By Gary Close
Special to the Culpeper Times
Just as he began the interview Monday morning Captain Nick White of the Culpeper County Sheriff’s office took a call from his cell phone. Another young man in the county was found unconscious and not breathing. A few minutes later a text followed: the man had been revived.
“It doesn’t seem to stop,” White said shaking his head. He was referring to the subject of the interview, the rash of heroin overdoses seen in Culpeper and surrounding counties. “We don’t know if he was an overdose this early on,” White quickly said, but the likelihood of it being anything else was remote. The epidemic is that widespread.
Last year alone Culpeper County experienced 36 known heroin overdoses. Only three months into the year and already the county has racked up another known eight overdoses. The Town of Culpeper is much the same. Between January 1, 2017 and March 7, 2017 there were nine overdoses and one death from heroin in the town limits.
Culpeper County Sheriff Scott Jenkins is all too aware of the costs associated with the influx of a new and stronger heroin mix in the county and town.
“It is terrible to see what this is doing to families,” he said. “But I’m not sure most people have any idea the impact it is having here.”
Jenkins and White both point to the newest heroin mixture as even more deadly than the previous manifestations of heroin and fentanyl seen in Culpeper.
“Fentanyl will kill you,” Captain White explained. “But carfentanil is 100 times more potent than fentanyl.” And, as counterintuitive as it may seem, according to Captain White, it is that stronger mixture that attracts addicts.
The drug is 10,000 times more potent than morphine, according to the federal Drug Enforcement Administration (DEA). Just an amount equal to two grains of salt will kill. In addition, according to Captain White, the more lethal drug is indistinguishable from heroin powder.
“So addicts don’t really know what they are shooting up,” Captain White said. The danger is that an addict may think he is using a drug with a lower potency and overdose accidentally.
Not only does the Carfentanil create a more deadly mix for users but it also poses a fatal hazard for officers and their dogs on drug intervention investigations.
Just touching the Carfentanil or fentanyl with bare skin will kill.
“We now have our officers ‘glove up’ when searching for drugs,” Captain White said.
Drug sniffing dogs, which cannot, as it were, ‘glove up’ their noses, are left to the whims of chance. It is a danger K-9 officers like Derek Emmel are well aware of but know it is a hazard of the job. Deputies carry an antidote for the drug hoping they never have to use it but knowing it is there if necessary for themselves or for an addict.
It all comes at a cost. Dogs die. And, dogs are expensive. The Culpeper Sheriff’s Office has not lost a drug dog yet but other jurisdictions in Virginia have lost their dogs to fentanyl. A dog with all the necessary training is worth about $18,000, according to Captain White. Watching a drug dog work is to see pure concentrated effort. There is no half measure so the threat of two tiny grains of salt wafting in the air is a very real and present danger each time the dog sniffs about a car.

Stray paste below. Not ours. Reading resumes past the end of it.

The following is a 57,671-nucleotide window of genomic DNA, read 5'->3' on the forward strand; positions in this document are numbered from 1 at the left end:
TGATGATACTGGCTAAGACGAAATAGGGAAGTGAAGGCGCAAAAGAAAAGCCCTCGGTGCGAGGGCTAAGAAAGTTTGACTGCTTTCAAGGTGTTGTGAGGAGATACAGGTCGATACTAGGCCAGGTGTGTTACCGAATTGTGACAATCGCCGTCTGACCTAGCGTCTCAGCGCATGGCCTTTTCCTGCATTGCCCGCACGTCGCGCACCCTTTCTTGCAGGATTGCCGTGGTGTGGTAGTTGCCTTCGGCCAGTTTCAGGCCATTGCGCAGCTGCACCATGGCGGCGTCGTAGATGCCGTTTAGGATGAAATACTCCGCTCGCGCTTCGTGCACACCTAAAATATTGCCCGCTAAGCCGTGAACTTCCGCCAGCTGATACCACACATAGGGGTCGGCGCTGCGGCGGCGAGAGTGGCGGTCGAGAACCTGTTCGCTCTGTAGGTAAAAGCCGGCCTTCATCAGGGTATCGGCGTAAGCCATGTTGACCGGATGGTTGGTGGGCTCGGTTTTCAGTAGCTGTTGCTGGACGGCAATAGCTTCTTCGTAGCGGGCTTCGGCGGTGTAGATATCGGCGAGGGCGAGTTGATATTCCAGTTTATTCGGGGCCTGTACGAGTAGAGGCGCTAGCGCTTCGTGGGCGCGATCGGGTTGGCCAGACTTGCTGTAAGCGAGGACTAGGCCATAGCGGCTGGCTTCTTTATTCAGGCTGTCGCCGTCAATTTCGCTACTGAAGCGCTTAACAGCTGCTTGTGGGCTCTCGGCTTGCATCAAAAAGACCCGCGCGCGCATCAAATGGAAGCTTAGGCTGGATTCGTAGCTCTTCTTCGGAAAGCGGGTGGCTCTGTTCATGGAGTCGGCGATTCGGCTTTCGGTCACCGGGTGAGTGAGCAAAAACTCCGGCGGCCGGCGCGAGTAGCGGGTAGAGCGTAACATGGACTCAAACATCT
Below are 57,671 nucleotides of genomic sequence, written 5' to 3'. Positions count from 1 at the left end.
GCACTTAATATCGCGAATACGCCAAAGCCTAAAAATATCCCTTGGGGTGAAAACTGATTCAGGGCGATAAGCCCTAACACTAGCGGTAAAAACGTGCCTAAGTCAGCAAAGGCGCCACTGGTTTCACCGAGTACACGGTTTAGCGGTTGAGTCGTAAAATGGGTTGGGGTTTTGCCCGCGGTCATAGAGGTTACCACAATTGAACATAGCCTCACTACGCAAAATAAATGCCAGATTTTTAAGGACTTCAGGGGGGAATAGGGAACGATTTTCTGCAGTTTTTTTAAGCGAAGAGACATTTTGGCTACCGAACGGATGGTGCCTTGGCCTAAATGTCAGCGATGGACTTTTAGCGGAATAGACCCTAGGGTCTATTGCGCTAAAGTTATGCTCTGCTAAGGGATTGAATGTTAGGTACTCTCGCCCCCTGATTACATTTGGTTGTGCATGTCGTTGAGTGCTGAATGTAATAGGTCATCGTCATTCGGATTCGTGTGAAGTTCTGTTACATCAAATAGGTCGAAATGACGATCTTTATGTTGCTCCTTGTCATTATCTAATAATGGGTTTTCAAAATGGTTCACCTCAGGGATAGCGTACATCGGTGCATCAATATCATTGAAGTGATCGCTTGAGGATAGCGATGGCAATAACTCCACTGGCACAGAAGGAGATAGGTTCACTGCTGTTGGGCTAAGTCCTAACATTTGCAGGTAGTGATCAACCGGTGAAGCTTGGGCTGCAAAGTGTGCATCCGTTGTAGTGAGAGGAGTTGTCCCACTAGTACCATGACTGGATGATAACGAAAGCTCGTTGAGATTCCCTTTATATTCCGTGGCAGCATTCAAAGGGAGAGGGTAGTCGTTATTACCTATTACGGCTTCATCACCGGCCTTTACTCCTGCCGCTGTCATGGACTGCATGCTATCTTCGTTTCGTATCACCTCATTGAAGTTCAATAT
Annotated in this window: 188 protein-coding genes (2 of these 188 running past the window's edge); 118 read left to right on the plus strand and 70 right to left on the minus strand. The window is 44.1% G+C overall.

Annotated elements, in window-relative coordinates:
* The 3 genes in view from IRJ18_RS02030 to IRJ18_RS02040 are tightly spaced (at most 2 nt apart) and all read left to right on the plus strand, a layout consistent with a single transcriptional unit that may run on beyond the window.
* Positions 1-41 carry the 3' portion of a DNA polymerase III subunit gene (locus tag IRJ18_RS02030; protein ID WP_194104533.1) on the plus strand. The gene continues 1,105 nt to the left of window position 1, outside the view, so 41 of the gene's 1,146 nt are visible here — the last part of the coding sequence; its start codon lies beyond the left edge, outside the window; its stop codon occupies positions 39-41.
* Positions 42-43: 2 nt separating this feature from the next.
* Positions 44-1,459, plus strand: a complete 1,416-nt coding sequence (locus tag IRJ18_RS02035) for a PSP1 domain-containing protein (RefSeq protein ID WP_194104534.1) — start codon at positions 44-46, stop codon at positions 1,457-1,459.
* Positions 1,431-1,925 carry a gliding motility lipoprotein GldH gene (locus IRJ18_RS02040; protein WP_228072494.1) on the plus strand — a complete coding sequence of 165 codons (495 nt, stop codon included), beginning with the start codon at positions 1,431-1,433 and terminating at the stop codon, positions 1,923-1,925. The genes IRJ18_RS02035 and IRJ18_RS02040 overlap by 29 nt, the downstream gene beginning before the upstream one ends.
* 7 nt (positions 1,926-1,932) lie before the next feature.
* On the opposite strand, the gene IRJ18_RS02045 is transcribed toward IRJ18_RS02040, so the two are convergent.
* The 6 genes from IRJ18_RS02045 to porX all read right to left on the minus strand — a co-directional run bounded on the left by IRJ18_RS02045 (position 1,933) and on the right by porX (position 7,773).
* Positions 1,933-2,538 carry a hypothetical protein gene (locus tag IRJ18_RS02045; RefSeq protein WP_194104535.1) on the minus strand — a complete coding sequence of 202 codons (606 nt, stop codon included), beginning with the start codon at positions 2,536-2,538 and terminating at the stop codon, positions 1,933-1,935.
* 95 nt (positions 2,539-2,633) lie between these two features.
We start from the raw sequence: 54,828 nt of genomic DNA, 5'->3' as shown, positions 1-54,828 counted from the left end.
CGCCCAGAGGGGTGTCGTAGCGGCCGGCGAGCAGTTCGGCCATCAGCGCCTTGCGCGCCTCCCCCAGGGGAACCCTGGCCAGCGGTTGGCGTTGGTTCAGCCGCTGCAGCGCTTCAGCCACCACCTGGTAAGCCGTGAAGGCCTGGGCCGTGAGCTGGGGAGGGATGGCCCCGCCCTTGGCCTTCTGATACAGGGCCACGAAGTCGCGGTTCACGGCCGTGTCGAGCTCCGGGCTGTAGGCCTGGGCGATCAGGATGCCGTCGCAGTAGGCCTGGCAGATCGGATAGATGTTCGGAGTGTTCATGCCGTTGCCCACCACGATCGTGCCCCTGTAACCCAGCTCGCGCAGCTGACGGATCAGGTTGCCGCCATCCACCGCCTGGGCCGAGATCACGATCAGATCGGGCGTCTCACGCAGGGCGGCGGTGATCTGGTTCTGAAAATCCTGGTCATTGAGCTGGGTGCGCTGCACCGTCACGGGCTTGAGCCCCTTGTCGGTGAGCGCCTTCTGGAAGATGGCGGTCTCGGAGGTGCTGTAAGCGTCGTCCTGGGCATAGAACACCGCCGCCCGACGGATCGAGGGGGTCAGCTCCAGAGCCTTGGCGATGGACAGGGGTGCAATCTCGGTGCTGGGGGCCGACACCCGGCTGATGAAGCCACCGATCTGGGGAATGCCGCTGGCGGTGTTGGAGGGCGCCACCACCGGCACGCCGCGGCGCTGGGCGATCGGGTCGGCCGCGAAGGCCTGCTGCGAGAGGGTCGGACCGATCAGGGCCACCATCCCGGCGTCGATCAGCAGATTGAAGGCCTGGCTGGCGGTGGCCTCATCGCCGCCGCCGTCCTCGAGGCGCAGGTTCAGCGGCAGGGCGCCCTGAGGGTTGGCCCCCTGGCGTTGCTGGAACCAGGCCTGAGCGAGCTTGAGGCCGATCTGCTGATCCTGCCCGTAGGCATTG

“It’s necessary,” Sheriff Jenkins said of exposing dogs and officers to the threat of fentanyl and carfentanil, “but I don’t like it.”
“I want the citizens of Culpeper to know that these drugs are on the streets and that they should protect themselves, their families and their friends from the danger. No one is immune,” he said.
Gary Close is a freelance journalist, teacher and works in public relations for the Culpeper County Sheriff’s Office. You may reach him at firstname.lastname@example.org
Heroin Overdoses Culpeper County as of March 10, 2017
2017 8 1 death
2016 36 4 deaths
2015 8 1 death
2014 17 4 deaths
2013 13 4 deaths
2012 3 0 deaths
(These figures do not include the Town of Culpeper statistics)
What is carfentanil?
A dangerous new factor in the U.S. opioid crisis Carfentanil is a synthetic opioid approximately 10,000 times more potent than morphine and 100 times more potent than fentanyl. The presence of carfentanil in illicit U.S. drug markets is cause for concern, as the relative strength of this drug could lead to an increase in overdoses and overdose-related deaths, even among opioid-tolerant users. The presence of carfentanil poses a significant threat to first responders and law enforcement personnel who may come in contact with this substance. In any situation where any fentanyl-related substance, such as carfentanil, might be present, law enforcement should carefully follow safety protocols to avoid accidental exposure.
Carfentanil and other fentanyl analogues present a serious risk to public safety, first responder, medical, treatment, and laboratory personnel. These substances can come in several forms, including powder, blotter paper, tablets, patch, and spray. Some forms can be absorbed through the skin or accidentally inhaled.
Remember that carfentanil can resemble powdered cocaine or heroin. If you suspect the presence of carfentanil or any synthetic opioid, do not take samples or otherwise disturb the substance, as this could lead to accidental exposure. Rather, secure the substance and follow approved transportation procedures. Lethality:
Carfentanil is used as a tranquilizing agent for elephants and other large mammals. The lethal dose range for carfentanil in humans is unknown; however, carfentanil is approximately 100 times more potent than fentanyl, which can be lethal at the 2- milligram range depending on route of administration and other factors.
Source: Drug Enforcement Agency